Dr. Phillips once operated a unique, round, roadside fruit stand on the northwest corner of the intersection that the developers are hoping to recreate into a new local gathering spot like a coffee shop.
The total investment by Dr. Phillips Inc. in The Packing District alone is expected to reach a half billion dollars in the next 15 years. Dr. Phillips will also invest $12 million to $14 million for transportation and infrastructure improvements in the area — including collaborating with the city to upgrade the current storm water system, improving water quality to the Lake Lawne/Wekiva Basin, according to plan documents.
Robinson said: “The unique prospect of connecting The Packing District with a large urban park presented us with a once-in-a-lifetime opportunity to work with the city to establish a regional park just a few miles from the downtown urban core and a natural destination to relocate the historic tennis center. At the same time, the community told us they wanted more active uses including biking, walking, and running trails. This park will become a destination providing those active uses and even serving as a catalyst for western expansion of the urban trail.”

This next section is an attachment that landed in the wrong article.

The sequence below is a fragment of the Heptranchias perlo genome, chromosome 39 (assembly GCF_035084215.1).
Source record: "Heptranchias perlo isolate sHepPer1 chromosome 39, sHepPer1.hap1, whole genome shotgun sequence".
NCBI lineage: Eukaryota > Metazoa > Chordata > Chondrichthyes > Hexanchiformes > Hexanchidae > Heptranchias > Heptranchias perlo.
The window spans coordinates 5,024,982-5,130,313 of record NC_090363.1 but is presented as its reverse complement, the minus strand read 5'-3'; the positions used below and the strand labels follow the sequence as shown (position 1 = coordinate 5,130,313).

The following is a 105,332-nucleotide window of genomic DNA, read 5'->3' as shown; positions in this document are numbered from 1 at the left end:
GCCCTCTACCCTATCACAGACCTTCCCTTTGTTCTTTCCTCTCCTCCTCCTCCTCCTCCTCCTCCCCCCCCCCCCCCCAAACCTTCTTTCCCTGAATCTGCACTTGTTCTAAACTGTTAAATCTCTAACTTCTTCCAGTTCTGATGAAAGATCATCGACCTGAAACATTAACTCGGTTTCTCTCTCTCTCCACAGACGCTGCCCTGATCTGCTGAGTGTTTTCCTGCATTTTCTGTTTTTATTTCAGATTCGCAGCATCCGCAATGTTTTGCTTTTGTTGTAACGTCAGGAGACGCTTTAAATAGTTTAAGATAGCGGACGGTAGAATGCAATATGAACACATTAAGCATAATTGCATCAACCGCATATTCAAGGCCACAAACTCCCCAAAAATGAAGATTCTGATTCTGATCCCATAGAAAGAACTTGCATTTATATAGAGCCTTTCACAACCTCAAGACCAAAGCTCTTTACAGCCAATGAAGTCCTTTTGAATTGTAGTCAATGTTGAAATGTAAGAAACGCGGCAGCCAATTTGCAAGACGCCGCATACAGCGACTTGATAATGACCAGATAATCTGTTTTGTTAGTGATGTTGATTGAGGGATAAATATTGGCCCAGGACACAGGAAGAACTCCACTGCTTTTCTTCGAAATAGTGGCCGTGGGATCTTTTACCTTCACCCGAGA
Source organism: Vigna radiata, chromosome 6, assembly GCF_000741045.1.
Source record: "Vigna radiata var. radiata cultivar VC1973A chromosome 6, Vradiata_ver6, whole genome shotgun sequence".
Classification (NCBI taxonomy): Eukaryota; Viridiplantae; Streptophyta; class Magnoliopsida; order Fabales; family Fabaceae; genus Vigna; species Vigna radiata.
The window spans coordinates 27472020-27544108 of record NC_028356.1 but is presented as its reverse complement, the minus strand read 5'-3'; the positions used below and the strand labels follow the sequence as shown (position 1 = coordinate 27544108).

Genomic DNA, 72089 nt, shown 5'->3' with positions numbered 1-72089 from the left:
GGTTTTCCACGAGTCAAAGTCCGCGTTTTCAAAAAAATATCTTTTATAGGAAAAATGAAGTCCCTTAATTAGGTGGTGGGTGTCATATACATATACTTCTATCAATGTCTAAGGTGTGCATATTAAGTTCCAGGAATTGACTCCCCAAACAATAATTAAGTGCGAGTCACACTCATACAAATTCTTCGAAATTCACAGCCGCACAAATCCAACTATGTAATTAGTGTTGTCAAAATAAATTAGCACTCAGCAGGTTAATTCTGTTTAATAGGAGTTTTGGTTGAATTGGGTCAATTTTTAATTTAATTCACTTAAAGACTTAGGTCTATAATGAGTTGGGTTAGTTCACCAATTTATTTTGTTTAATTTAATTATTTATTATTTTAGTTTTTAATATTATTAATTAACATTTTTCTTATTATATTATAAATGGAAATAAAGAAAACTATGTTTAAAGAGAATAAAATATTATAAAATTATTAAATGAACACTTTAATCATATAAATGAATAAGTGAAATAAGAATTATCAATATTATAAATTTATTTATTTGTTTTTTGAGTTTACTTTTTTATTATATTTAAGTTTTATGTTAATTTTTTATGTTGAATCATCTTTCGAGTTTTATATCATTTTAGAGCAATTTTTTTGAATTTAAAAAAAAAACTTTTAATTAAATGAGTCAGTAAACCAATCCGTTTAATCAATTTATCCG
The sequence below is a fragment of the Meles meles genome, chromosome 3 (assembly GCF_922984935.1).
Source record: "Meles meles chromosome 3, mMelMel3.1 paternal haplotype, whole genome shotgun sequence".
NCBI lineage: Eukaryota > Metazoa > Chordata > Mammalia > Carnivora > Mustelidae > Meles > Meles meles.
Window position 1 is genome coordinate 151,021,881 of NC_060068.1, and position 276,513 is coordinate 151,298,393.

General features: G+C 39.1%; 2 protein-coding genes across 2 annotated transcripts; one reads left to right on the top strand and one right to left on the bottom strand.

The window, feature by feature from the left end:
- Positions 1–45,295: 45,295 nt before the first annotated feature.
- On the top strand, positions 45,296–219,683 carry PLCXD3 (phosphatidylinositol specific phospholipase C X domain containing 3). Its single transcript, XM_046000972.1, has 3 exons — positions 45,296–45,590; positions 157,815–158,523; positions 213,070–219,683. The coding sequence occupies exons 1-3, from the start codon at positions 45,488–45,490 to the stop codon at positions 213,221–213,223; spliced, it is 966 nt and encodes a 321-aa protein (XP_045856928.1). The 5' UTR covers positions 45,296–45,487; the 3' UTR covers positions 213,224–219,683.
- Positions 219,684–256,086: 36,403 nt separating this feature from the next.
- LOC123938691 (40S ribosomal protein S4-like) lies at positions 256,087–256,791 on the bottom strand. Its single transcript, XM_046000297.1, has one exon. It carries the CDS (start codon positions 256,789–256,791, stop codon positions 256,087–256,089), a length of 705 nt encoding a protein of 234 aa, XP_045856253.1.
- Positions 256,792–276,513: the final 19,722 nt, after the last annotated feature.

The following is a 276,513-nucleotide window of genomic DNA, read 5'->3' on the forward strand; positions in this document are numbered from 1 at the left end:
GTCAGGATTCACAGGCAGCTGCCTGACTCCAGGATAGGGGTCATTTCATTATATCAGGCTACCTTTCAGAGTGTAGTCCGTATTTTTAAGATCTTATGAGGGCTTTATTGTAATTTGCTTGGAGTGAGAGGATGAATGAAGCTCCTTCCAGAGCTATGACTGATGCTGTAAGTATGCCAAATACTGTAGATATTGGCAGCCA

The Packing District name pays homage to the site’s historic use. Howard Phillips initially developed the area as Orlando’s first industrial park centered on the orange juice processing facilities the family company owned in the area. The Phillips family had special oversized red bricks manufactured in Tennessee to use in construction, and Dr. Phillips Inc. hopes to retain many of the existing red brick buildings and adapt them for new use, according to Robinson.
At his city council presentation, Robinson said that Dr. Phillips Charities has been supporting Central Florida for 100 years. Dr. Phillips Charities is the overarching branding entity that covers Dr. Phillips Inc, which holds the real estate, and Dr. Phillips Foundation, which gives the grants. “One hundred percent of what we touch is nonprofit,” he said, mentioning that in the coming year, Dr. Phillips will likely reach the milestone of having donated $200 million in grants to area nonprofits.